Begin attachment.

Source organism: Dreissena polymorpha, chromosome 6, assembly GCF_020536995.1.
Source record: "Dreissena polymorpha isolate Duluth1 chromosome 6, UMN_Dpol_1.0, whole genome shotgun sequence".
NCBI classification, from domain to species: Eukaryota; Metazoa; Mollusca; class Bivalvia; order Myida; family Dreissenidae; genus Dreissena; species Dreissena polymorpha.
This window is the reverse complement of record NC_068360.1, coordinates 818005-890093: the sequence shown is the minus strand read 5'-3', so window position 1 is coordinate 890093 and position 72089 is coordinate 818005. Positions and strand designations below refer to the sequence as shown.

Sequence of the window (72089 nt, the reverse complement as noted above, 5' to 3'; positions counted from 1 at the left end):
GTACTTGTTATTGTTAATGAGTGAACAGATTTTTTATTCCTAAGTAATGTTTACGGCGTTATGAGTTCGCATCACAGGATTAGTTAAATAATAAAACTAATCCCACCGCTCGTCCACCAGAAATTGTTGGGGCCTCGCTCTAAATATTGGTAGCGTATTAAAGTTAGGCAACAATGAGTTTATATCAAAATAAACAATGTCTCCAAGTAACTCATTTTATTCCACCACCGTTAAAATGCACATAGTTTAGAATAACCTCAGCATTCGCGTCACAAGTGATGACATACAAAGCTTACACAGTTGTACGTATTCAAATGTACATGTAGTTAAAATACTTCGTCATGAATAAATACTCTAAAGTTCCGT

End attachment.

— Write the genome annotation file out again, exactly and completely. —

Source organism: Dreissena polymorpha, chromosome 6, assembly GCF_020536995.1.
Source record: "Dreissena polymorpha isolate Duluth1 chromosome 6, UMN_Dpol_1.0, whole genome shotgun sequence".
NCBI classification, from domain to species: Eukaryota; Metazoa; Mollusca; class Bivalvia; order Myida; family Dreissenidae; genus Dreissena; species Dreissena polymorpha.
This window is the reverse complement of record NC_068360.1, coordinates 818005-890093: the sequence shown is the minus strand read 5'-3', so window position 1 is coordinate 890093 and position 72089 is coordinate 818005. Positions and strand designations below refer to the sequence as shown.

Sequence of the window (72089 nt, the reverse complement as noted above, 5' to 3'; positions counted from 1 at the left end):
GTACTTGTTATTGTTAATGAGTGAACAGATTTTTTATTCCTAAGTAATGTTTACGGCGTTATGAGTTCGCATCACAGGATTAGTTAAATAATAAAACTAATCCCACCGCTCGTCCACCAGAAATTGTTGGGGCCTCGCTCTAAATATTGGTAGCGTATTAAAGTTAGGCAACAATGAGTTTATATCAAAATAAACAATGTCTCCAAGTAACTCATTTTATTCCACCACCGTTAAAATGCACATAGTTTAGAATAACCTCAGCATTCGCGTCACAAGTGATGACATACAAAGCTTACACAGTTGTACGTATTCAAATGTACATGTAGTTAAAATACTTCGTCATGAATAAATACTCTAAAGTTCCGT